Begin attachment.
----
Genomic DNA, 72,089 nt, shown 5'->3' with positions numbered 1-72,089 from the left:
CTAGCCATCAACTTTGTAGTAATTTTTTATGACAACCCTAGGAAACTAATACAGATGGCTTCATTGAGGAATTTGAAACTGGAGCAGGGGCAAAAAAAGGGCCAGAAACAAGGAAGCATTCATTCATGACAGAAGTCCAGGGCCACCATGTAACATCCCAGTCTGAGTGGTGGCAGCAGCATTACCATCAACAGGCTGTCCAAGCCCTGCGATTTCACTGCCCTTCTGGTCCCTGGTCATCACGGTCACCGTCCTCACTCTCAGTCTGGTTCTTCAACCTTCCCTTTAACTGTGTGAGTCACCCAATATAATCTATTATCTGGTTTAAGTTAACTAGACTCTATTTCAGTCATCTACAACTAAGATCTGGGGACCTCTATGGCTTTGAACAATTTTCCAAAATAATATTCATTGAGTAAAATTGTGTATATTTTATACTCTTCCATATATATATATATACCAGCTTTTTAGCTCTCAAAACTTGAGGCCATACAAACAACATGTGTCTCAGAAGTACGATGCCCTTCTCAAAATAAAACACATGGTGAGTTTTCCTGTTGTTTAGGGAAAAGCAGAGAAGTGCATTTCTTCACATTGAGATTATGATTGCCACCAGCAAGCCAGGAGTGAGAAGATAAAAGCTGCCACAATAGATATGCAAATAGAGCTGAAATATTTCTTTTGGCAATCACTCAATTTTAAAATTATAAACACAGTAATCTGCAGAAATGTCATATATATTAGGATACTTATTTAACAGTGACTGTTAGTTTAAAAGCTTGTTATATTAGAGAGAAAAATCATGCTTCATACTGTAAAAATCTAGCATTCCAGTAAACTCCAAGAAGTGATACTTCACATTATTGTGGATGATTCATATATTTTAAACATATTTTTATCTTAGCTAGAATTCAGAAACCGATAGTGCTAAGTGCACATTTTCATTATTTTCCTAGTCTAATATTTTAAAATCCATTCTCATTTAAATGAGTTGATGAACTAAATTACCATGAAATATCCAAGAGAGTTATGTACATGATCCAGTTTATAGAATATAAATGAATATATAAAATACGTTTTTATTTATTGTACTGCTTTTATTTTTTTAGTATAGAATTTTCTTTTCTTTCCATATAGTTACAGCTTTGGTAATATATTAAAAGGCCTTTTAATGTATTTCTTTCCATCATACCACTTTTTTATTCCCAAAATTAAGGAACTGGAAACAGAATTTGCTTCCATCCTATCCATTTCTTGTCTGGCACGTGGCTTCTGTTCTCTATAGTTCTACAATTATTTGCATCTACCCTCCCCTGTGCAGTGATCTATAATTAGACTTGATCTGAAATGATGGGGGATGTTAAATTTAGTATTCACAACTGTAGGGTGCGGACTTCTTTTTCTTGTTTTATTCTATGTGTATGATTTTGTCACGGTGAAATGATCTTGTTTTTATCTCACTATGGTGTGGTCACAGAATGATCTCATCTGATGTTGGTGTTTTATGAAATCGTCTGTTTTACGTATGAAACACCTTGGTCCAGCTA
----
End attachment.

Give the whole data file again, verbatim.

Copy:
Genomic DNA, 72,089 nt, shown 5'->3' with positions numbered 1-72,089 from the left:
CTAGCCATCAACTTTGTAGTAATTTTTTATGACAACCCTAGGAAACTAATACAGATGGCTTCATTGAGGAATTTGAAACTGGAGCAGGGGCAAAAAAAGGGCCAGAAACAAGGAAGCATTCATTCATGACAGAAGTCCAGGGCCACCATGTAACATCCCAGTCTGAGTGGTGGCAGCAGCATTACCATCAACAGGCTGTCCAAGCCCTGCGATTTCACTGCCCTTCTGGTCCCTGGTCATCACGGTCACCGTCCTCACTCTCAGTCTGGTTCTTCAACCTTCCCTTTAACTGTGTGAGTCACCCAATATAATCTATTATCTGGTTTAAGTTAACTAGACTCTATTTCAGTCATCTACAACTAAGATCTGGGGACCTCTATGGCTTTGAACAATTTTCCAAAATAATATTCATTGAGTAAAATTGTGTATATTTTATACTCTTCCATATATATATATATACCAGCTTTTTAGCTCTCAAAACTTGAGGCCATACAAACAACATGTGTCTCAGAAGTACGATGCCCTTCTCAAAATAAAACACATGGTGAGTTTTCCTGTTGTTTAGGGAAAAGCAGAGAAGTGCATTTCTTCACATTGAGATTATGATTGCCACCAGCAAGCCAGGAGTGAGAAGATAAAAGCTGCCACAATAGATATGCAAATAGAGCTGAAATATTTCTTTTGGCAATCACTCAATTTTAAAATTATAAACACAGTAATCTGCAGAAATGTCATATATATTAGGATACTTATTTAACAGTGACTGTTAGTTTAAAAGCTTGTTATATTAGAGAGAAAAATCATGCTTCATACTGTAAAAATCTAGCATTCCAGTAAACTCCAAGAAGTGATACTTCACATTATTGTGGATGATTCATATATTTTAAACATATTTTTATCTTAGCTAGAATTCAGAAACCGATAGTGCTAAGTGCACATTTTCATTATTTTCCTAGTCTAATATTTTAAAATCCATTCTCATTTAAATGAGTTGATGAACTAAATTACCATGAAATATCCAAGAGAGTTATGTACATGATCCAGTTTATAGAATATAAATGAATATATAAAATACGTTTTTATTTATTGTACTGCTTTTATTTTTTTAGTATAGAATTTTCTTTTCTTTCCATATAGTTACAGCTTTGGTAATATATTAAAAGGCCTTTTAATGTATTTCTTTCCATCATACCACTTTTTTATTCCCAAAATTAAGGAACTGGAAACAGAATTTGCTTCCATCCTATCCATTTCTTGTCTGGCACGTGGCTTCTGTTCTCTATAGTTCTACAATTATTTGCATCTACCCTCCCCTGTGCAGTGATCTATAATTAGACTTGATCTGAAATGATGGGGGATGTTAAATTTAGTATTCACAACTGTAGGGTGCGGACTTCTTTTTCTTGTTTTATTCTATGTGTATGATTTTGTCACGGTGAAATGATCTTGTTTTTATCTCACTATGGTGTGGTCACAGAATGATCTCATCTGATGTTGGTGTTTTATGAAATCGTCTGTTTTACGTATGAAACACCTTGGTCCAGCTA